House panel hears concerns for PA vehicle registration

HARRISBURG — Fallout from the elimination of state motor vehicle registration stickers a few years ago dominated attention Tuesday at a House Transportation Committee hearing.

The committee heard testimony on two bills that address issues stemming from the implementation of the no-sticker requirement in late 2016.

House Bill 317 sponsored by Rep. Greg Rothman, R-Cumberland, would restrict what law enforcement can do with data collected from new technology that helps law enforcement gather information previously on registration stickers. Automated license plate reader systems can automatically read vehicle registration plates and check that information with PennDOT and law enforcement records.

Rothman’s bill would specify who can use ALPRs, how the data can be collected and how long the data can be stored. The bill would ban the use of ALPRs for “passive surveillance.” It would also create a state grant program funded with revenue from a $25 surcharge on vehicle registration violations to help local law enforcement agencies acquire ALPRs technology.

Rothman told lawmakers there are currently no state laws or regulations governing the use of ALPRs.

House Bill 1509, sponsored by Rep. Barry Jozwiak, R-Berks, would create a new “2-in-1” vehicle sticker for state motorists showing that a vehicle has passed inspection and is registered. This sticker would be displayed on the rear license plate and replace the current inspection certificate placed on a vehicle’s windshield.

Creating this new sticker will restore law enforcement’s ability to ensure all vehicles are licensed and registered and help PennDOT recoup lost revenue, Jozwiak said.

The hearing showed that law enforcement groups generally support HB 317, but there is a difference of opinion concerning HB 1509, according to testimony presented to the committee.

The Pennsylvania State Police supports HB 317 but opposes HB 1509.

Enacting HB 317 would help law enforcement agencies collect data to solve crimes while ensuring the confidentiality of citizens’ information, said Maj. Scott Burig, director of the PSP Bureau of Criminal Investigation. He said there is a need to connect the various ALPRs systems used by law enforcement.

Maj. James Basinger, director of the PSP Bureau of Patrol, gave several reasons for his agency’s opposition to HB 1509. One is the removal of the inspection certificate from a vehicle’s windshield.

“Police officers in Pennsylvania commonly glance over at the windshields of vehicles passing in the opposite direction to ensure an inspection is valid,” Basinger said.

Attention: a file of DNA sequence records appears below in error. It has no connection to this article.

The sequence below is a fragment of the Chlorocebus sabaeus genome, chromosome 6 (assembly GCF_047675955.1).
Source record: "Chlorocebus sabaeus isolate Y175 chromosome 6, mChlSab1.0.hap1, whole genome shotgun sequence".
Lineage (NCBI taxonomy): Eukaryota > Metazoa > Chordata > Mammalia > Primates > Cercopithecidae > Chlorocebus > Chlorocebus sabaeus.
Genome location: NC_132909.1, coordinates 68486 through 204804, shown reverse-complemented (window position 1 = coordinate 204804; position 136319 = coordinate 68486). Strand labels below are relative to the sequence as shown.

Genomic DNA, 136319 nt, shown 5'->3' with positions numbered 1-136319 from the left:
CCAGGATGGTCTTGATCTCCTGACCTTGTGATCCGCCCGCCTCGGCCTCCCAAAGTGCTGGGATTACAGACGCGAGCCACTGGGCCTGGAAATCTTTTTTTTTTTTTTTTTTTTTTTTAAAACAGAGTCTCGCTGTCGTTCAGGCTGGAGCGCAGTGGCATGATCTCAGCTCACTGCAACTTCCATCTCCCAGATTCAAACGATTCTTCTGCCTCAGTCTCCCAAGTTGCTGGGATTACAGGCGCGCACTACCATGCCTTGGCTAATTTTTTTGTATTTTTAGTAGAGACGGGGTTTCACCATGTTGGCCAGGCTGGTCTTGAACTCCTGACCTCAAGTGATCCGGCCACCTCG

Troopers can better verify a vehicle’s registration status using Mobile Office Systems linked to PennDOT’s system than by checking a registration sticker, he said.

However, the Pennsylvania State Troopers Association, Pennsylvania District Attorneys Association and Fraternal Order of Police, PA State Lodge issued statements supporting HB 1509.

“We support the increased use of ALPR technology, but we see it best used as a supplement to, not replacement of, license plate stickers,” FOP official Joseph Regan said.

“The new two-in-one sticker will enhance the ability of the trooper on the road to ensure that the motoring public is protected,” PSTA official David Kennedy said.

PennDOT Deputy Secretary Kurt Myers defended the decision to eliminate the sticker requirement as he voiced opposition to HB 1509.

“The elimination of registration stickers has saved the department millions, has not negatively impacted the number of registered vehicles, has enhanced the customer experience and has not hindered the performance of law enforcement,” he said.

Supporters of HB 1509 say that PennDOT saw a significant reduction in fee revenue in 2017, but Myers said his agency’s statistics show that revenue has stayed consistent due to a number of factors. The agency has saved $7 million as a result of the move, he added.

Regarding privacy issues under HB 317, Rep. Sara Innamorato, D-Allegheny, questioned why law enforcement agencies should be allowed under the bill to store ALPRs data for up to one year if it’s not part of an actual investigation.

Burig said it can take time to pursue a sexual assault case or investigate a drug trafficking ring. That stored information can help identify participants, he said.

Transportation Committee Chairman Tim Hennessey, R-Montgomery, said he will take the pulse of the committee on the bills. While there seems to be agreement on HB 317, that is not the case with HB 1509, he said.


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